Ronnie Russell - Corbin Hall Farm

[MacKenzie Moore]

As I pulled down the long entry way of Corbin Hall Farm in Middlesex County, Virginia I couldn't help but stop a few times on the way to the barn off to take in the view of the large row crop fields, cattle, and water ways. This operation having about 2000 acres of high productive agriculture acres, is truly a sight to see! When I reached the barn to meet Ronnie Russel the operations manager, I could see the happiness in his smile that he greeted me with letting me know he is ready for another successful season of farming. 


Corbin Hall Farm, located in eastern Virgina in Middlesex County, was owned by the Harold family for 56 years. Mr. Harold purchased the farm in 1959 when it consisted of about 500 acres of open farm ground. Corbin Hall recently changed hands. After the passing of her husband, Mrs. Harrell sold the farm  to Walt Hurley, a native of Urbana, Virginia. Hurley wants to keep beef cattle as an aspect of the operation. 

Ronnie Russell, the current Farm Operations Manager, at age thirteen, along with his family, moved from Norfolk to Middlesex and brought about twenty head of commercial beef cattle with them. His family began managing the farm and clearing more land. Today, the land has been cleared to around 2,000 acres of highly productive farm and pasture land. As more land was cleared, they started to increase the number of head within the herd. The amount of open land allows for the cows to be ranged, and therefore less money is spent on cattle feed. Since Corbin Hall is mostly a grain crop farm, the cattle are let out on the cover-crop fields to graze throughout the winter months. Located on the middle peninsula, Corbin Hall is an integral part of the fenced-out program that keeps the cattle out of streams and waterways to help the environment.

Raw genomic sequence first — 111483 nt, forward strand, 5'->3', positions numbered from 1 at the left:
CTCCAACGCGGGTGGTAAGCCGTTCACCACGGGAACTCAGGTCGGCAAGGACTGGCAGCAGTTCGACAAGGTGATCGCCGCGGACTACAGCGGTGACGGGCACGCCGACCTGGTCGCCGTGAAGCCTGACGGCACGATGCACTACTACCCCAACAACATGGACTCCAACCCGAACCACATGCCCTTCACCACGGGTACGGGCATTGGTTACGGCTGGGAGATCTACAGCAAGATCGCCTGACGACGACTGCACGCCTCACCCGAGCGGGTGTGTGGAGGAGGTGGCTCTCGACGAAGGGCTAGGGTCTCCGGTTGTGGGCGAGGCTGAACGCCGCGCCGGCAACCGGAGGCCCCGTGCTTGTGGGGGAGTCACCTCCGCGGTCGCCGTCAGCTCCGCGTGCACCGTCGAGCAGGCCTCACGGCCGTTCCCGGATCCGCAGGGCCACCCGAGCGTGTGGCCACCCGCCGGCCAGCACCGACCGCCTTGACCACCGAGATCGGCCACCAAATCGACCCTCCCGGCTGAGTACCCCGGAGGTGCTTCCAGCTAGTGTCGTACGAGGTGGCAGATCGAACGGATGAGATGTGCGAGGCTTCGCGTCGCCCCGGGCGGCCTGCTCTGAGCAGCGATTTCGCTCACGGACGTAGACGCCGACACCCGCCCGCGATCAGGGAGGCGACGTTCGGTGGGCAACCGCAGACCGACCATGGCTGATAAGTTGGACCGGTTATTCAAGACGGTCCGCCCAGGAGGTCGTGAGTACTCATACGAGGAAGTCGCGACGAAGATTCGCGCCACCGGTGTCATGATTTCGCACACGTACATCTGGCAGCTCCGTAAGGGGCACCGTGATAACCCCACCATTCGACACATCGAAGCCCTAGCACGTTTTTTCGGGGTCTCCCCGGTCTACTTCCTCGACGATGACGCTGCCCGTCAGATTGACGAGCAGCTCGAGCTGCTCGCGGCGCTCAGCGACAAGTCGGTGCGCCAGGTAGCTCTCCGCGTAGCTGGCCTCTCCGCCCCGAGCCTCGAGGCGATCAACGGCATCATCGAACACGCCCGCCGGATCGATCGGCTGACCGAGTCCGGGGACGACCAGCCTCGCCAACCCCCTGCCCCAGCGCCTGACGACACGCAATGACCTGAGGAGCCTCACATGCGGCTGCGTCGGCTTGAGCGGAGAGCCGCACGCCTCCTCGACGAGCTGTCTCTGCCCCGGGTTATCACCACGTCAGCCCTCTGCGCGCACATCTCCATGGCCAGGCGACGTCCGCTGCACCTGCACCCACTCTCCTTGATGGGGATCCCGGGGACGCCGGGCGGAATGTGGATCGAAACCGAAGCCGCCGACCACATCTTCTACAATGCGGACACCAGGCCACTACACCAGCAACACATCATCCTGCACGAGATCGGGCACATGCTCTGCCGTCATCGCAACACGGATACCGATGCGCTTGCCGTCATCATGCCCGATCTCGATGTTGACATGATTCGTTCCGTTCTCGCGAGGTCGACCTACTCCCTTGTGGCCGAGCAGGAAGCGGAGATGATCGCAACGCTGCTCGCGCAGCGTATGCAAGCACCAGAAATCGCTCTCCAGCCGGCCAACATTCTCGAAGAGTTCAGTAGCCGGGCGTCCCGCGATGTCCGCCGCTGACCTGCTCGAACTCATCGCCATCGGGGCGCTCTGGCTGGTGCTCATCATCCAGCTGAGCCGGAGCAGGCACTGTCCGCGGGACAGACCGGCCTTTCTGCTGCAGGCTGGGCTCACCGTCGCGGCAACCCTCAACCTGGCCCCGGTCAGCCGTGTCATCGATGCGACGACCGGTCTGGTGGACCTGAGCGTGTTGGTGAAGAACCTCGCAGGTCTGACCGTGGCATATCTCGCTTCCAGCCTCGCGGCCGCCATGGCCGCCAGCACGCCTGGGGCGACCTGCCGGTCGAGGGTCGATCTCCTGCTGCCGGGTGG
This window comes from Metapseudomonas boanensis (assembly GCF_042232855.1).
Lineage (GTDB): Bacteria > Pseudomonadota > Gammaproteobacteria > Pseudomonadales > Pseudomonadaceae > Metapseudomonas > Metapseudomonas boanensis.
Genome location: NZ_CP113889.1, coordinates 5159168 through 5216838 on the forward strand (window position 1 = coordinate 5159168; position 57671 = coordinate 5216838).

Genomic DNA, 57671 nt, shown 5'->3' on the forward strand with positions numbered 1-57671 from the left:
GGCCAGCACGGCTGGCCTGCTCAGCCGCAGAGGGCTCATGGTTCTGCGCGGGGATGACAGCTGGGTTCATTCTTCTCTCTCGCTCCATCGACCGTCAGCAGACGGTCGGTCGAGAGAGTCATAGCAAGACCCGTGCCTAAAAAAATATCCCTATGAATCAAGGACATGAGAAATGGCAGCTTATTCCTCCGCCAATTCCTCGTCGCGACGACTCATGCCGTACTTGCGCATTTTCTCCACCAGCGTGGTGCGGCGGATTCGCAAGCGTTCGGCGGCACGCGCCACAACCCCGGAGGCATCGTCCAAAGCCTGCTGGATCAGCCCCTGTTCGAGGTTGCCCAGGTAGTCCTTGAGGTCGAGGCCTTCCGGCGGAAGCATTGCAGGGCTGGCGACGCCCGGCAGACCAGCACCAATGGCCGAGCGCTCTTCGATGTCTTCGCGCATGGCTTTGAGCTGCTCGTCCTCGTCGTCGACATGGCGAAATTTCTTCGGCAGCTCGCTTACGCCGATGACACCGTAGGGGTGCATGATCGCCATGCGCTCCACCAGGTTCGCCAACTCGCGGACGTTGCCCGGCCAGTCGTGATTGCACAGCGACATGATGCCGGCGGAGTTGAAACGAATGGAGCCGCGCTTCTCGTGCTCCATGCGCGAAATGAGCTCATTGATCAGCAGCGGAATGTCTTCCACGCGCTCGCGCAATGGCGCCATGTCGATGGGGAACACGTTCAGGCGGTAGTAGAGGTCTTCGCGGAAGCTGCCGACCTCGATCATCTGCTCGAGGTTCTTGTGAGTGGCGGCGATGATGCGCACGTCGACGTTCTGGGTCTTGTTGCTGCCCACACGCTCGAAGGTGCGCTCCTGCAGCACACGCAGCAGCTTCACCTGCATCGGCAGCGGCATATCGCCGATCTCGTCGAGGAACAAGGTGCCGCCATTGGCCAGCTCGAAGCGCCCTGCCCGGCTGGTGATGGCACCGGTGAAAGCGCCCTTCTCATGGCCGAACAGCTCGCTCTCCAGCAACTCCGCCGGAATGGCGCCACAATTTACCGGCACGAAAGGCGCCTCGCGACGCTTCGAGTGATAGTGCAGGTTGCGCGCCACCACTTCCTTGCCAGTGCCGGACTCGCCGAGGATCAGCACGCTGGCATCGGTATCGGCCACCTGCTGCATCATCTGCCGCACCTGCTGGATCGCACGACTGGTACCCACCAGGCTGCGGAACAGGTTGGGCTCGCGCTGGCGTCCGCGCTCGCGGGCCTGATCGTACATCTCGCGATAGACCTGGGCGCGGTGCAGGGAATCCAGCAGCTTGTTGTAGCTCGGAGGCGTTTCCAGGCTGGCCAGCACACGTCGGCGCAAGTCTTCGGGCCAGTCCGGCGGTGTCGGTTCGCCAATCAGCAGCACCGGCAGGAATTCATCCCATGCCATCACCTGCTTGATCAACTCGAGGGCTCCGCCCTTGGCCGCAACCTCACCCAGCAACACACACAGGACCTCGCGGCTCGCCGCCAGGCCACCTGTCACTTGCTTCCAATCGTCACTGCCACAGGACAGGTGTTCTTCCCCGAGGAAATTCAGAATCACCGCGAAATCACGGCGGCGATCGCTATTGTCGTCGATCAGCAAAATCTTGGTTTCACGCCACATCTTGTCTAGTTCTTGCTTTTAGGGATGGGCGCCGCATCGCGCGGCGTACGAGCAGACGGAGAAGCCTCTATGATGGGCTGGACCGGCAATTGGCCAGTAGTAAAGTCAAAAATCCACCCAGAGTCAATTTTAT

VBC: Sustainability is important to everyone, but it can be defined in a variety of ways. What does sustainability mean to you, and what does it look like on your farm?

Ronnie: For us, sustainability really fits in to how unique our operation is, especially with the feeding aspect. Our inputs for the cattle are so little it will allow us to keep cattle here on the farm. We know we can also feed more cows than the fifty or so that we already do and still be successful. The most unique thing about Corbin Hall is the amount of feed we use. It is very small-scale compared to most beef producers. In this part of the state, we rarely have temperatures that are very cold or bad weather, so even through the winter, we don't have to feed much hay to our cattle since we have so much land. With our owner change, we are hoping to bring more cattle to the operation. Personally, to be more successful with beef production I believe that the operation needs to grow and be larger than the herd that we have currently. I also believe that finding a niche market would help us to be successful as well. 

VBC: How is technology used on your operation?

Ronnie: For the most part, we are a high tech operation. The technology that we do have is mainly on the crops side of our production: We have GPS on our tractors, planters, and sprayers. To a certain extent, this technology does help with the cattle production because it allows for less waste and less overlap with what we do as far as chemical and fertilizers. 

Corbin Hall Cattle

A bull (front) leads the herd in examining our photographer while out on open pasture. The cattle here are commercial cattle, which means they are likely mixed or hybrid breeds that will enter the food system.

VBC: How do you participate and play a role in producing high-quality beef that is safe for consumers?

Ronnie: Even though you would call us part time beef producers, we still look for good genetics in the bulls that we purchase to breed our cows. We sell our cows and calves to local people with also reduces the likeness of some disease and health issues in the cattle. I don't think we could raise any healthier cattle than we currently do on this open range. Our pastures are always in great shape, we keep parasites out of our cattle, and only treat cattle when they are sick and need it.

VBC: That sounds ideal. So how do you personally prefer to eat beef?

Ronnie: I would say the Ribeye is my favorite cut of beef, and I think it's best grilled with light seasoning.

VBC: Sounds delicious! It seems like you really enjoy your job. What are some of the greatest opportunities you have had through being part of the beef industry? 

Ronnie: I really enjoy working with the cows and seeing the small part that I contribute to the overall beef industry. I am also looking forward to the opportunity to increase our herd in the future.

VBC: If you could describe the life of a beef producer in one word, what would that word be and why?

Ronnie: Great. It's farming, being part of the land, and knowing you are making a difference in the lives of so many people. It is the opportunities you have with being a small part of a large industry.